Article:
1. "Economic","per Employee","of Value Added","of Shipments" "Characteristic(a)","(million Btu)","(thousand Btu)","(thousand Btu)"

    U.S. Energy Information Administration (EIA) Indexed Site

    AFDC Printable Version Share this resource Send a link to EERE: Alternative Fuels Data Center Home Page to someone by E-mail Share EERE: Alternative Fuels Data Center Home Page on Facebook Tweet about EERE: Alternative Fuels Data Center Home Page on Twitter Bookmark EERE: Alternative Fuels Data Center Home Page onYou are now leaving Energy.gov You are now leaving Energy.gov YouKizildere IRaghuraji Agro IndustriesTownDells,1Stocksa. AppliancesTotal" "(Data from03.4 Relative2.4942

  2. "Economic","per Employee","of Value Added","of Shipments" "Characteristic(a)","(million Btu)","(thousand Btu)","(thousand Btu)"

    U.S. Energy Information Administration (EIA) Indexed Site

    AFDC Printable Version Share this resource Send a link to EERE: Alternative Fuels Data Center Home Page to someone by E-mail Share EERE: Alternative Fuels Data Center Home Page on Facebook Tweet about EERE: Alternative Fuels Data Center Home Page on Twitter Bookmark EERE: Alternative Fuels Data Center Home Page onYou are now leaving Energy.gov You are now leaving Energy.gov YouKizildere IRaghuraji Agro IndustriesTownDells,1Stocksa. AppliancesTotal" "(Data from03.4 Relative2.49422

  3. Estimating crop net primary production using inventory data and MODIS-derived parameters

    SciTech Connect (OSTI)

    Bandaru, Varaprasad; West, Tristram O.; Ricciuto, Daniel M.; Izaurralde, Roberto C.

    2013-06-03T23:59:59.000Z

    National estimates of spatially-resolved cropland net primary production (NPP) are needed for diagnostic and prognostic modeling of carbon sources, sinks, and net carbon flux. Cropland NPP estimates that correspond with existing cropland cover maps are needed to drive biogeochemical models at the local scale and over national and continental extents. Existing satellite-based NPP products tend to underestimate NPP on croplands. A new Agricultural Inventory-based Light Use Efficiency (AgI-LUE) framework was developed to estimate individual crop biophysical parameters for use in estimating crop-specific NPP. The method is documented here and evaluated for corn and soybean crops in Iowa and Illinois in years 2006 and 2007. The method includes a crop-specific enhanced vegetation index (EVI) from the Moderate Resolution Imaging Spectroradiometer (MODIS), shortwave radiation data estimated using Mountain Climate Simulator (MTCLIM) algorithm and crop-specific LUE per county. The combined aforementioned variables were used to generate spatially-resolved, crop-specific NPP that correspond to the Cropland Data Layer (CDL) land cover product. The modeling framework represented well the gradient of NPP across Iowa and Illinois, and also well represented the difference in NPP between years 2006 and 2007. Average corn and soybean NPP from AgI-LUE was 980 g C m-2 yr-1 and 420 g C m-2 yr-1, respectively. This was 2.4 and 1.1 times higher, respectively, for corn and soybean compared to the MOD17A3 NPP product. Estimated gross primary productivity (GPP) derived from AgI-LUE were in close agreement with eddy flux tower estimates. The combination of new inputs and improved datasets enabled the development of spatially explicit and reliable NPP estimates for individual crops over large regional extents.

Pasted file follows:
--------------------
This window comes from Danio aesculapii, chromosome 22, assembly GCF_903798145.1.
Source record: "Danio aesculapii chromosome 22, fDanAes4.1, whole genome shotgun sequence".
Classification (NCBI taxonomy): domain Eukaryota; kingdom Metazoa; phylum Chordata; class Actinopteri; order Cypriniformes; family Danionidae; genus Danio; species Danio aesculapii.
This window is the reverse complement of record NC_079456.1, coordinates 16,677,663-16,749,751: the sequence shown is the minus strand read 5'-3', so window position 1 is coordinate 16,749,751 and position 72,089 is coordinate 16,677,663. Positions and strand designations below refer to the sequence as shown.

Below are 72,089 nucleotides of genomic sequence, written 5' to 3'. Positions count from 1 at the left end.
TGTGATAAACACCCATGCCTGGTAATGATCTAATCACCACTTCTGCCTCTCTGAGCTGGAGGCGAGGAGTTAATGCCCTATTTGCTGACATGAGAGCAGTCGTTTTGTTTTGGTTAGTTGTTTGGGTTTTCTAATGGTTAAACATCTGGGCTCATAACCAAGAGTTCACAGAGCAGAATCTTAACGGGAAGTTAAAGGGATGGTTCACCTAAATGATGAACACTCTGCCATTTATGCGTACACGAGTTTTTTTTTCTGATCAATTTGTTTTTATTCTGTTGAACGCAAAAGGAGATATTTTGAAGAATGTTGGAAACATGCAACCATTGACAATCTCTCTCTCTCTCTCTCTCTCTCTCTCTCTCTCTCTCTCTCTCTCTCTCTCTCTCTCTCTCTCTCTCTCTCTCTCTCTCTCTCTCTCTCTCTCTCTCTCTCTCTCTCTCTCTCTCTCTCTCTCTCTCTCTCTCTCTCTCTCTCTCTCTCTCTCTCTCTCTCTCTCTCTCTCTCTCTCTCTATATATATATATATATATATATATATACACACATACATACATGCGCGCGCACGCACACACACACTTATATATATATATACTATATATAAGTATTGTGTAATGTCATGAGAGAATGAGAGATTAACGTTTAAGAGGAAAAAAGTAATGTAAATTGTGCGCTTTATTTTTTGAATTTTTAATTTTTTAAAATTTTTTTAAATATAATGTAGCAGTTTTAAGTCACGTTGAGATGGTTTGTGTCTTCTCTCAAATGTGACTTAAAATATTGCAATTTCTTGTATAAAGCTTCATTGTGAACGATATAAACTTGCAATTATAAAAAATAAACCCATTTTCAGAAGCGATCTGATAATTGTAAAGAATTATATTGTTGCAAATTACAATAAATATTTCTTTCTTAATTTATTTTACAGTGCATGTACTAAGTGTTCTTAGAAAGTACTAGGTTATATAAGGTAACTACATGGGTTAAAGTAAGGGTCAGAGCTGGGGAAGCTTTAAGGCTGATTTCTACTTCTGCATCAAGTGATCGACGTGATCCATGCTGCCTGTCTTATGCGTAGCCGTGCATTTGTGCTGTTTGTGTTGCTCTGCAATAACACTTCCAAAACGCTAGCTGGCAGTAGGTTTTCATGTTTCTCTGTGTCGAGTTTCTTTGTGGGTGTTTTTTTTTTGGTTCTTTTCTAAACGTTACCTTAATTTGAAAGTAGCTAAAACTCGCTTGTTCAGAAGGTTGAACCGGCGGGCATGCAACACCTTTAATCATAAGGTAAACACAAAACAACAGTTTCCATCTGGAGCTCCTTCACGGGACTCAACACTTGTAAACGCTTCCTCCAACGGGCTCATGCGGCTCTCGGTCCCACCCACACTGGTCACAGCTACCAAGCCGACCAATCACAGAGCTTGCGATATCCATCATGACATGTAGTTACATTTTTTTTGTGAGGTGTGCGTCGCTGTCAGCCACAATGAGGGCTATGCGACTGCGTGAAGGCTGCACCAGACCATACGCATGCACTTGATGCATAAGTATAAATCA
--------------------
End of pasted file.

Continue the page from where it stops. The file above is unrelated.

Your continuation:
4. Cataclysmic Variable Primary Effective Temperatures: Constraints on Binary Angular Momentum Loss

    E-Print Network [OSTI]

    Dean M. Townsley; Boris T. Gaensicke

    2008-11-15T23:59:59.000Z